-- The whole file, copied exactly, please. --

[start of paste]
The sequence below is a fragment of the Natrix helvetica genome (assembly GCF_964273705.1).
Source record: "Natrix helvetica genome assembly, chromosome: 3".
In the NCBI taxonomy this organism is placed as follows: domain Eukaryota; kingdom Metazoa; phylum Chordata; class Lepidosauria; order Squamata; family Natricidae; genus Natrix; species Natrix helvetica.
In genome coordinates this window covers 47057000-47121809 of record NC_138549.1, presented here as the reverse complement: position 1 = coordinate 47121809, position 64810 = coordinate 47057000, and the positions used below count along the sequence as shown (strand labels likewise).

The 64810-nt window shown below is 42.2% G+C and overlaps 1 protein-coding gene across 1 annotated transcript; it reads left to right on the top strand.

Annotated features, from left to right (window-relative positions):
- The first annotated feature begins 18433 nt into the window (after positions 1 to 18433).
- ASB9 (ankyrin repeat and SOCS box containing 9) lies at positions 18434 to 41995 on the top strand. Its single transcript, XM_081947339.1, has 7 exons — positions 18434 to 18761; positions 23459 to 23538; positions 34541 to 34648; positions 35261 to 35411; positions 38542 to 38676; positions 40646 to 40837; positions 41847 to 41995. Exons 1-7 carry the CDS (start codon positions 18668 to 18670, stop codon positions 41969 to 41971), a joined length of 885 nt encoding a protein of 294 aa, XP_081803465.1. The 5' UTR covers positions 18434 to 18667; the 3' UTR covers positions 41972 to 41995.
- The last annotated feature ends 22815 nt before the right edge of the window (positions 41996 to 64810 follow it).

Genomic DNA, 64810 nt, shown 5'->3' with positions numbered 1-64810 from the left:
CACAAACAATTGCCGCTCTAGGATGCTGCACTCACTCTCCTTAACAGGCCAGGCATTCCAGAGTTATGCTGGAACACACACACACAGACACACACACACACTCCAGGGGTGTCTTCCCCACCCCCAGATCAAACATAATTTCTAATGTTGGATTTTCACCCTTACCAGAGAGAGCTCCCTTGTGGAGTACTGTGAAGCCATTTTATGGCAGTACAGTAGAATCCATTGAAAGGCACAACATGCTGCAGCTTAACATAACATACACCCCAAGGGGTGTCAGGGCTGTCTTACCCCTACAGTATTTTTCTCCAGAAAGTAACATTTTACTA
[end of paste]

The sequence below is a fragment of the Natrix helvetica genome (assembly GCF_964273705.1).
Source record: "Natrix helvetica genome assembly, chromosome: 3".
In the NCBI taxonomy this organism is placed as follows: domain Eukaryota; kingdom Metazoa; phylum Chordata; class Lepidosauria; order Squamata; family Natricidae; genus Natrix; species Natrix helvetica.
In genome coordinates this window covers 47057000-47121809 of record NC_138549.1, presented here as the reverse complement: position 1 = coordinate 47121809, position 64810 = coordinate 47057000, and the positions used below count along the sequence as shown (strand labels likewise).

The 64810-nt window shown below is 42.2% G+C and overlaps 1 protein-coding gene across 1 annotated transcript; it reads left to right on the top strand.

Annotated features, from left to right (window-relative positions):
- The first annotated feature begins 18433 nt into the window (after positions 1 to 18433).
- ASB9 (ankyrin repeat and SOCS box containing 9) lies at positions 18434 to 41995 on the top strand. Its single transcript, XM_081947339.1, has 7 exons — positions 18434 to 18761; positions 23459 to 23538; positions 34541 to 34648; positions 35261 to 35411; positions 38542 to 38676; positions 40646 to 40837; positions 41847 to 41995. Exons 1-7 carry the CDS (start codon positions 18668 to 18670, stop codon positions 41969 to 41971), a joined length of 885 nt encoding a protein of 294 aa, XP_081803465.1. The 5' UTR covers positions 18434 to 18667; the 3' UTR covers positions 41972 to 41995.
- The last annotated feature ends 22815 nt before the right edge of the window (positions 41996 to 64810 follow it).

Genomic DNA, 64810 nt, shown 5'->3' with positions numbered 1-64810 from the left:
CACAAACAATTGCCGCTCTAGGATGCTGCACTCACTCTCCTTAACAGGCCAGGCATTCCAGAGTTATGCTGGAACACACACACACAGACACACACACACACTCCAGGGGTGTCTTCCCCACCCCCAGATCAAACATAATTTCTAATGTTGGATTTTCACCCTTACCAGAGAGAGCTCCCTTGTGGAGTACTGTGAAGCCATTTTATGGCAGTACAGTAGAATCCATTGAAAGGCACAACATGCTGCAGCTTAACATAACATACACCCCAAGGGGTGTCAGGGCTGTCTTACCCCTACAGTATTTTTCTCCAGAAAGTAACATTTTACTA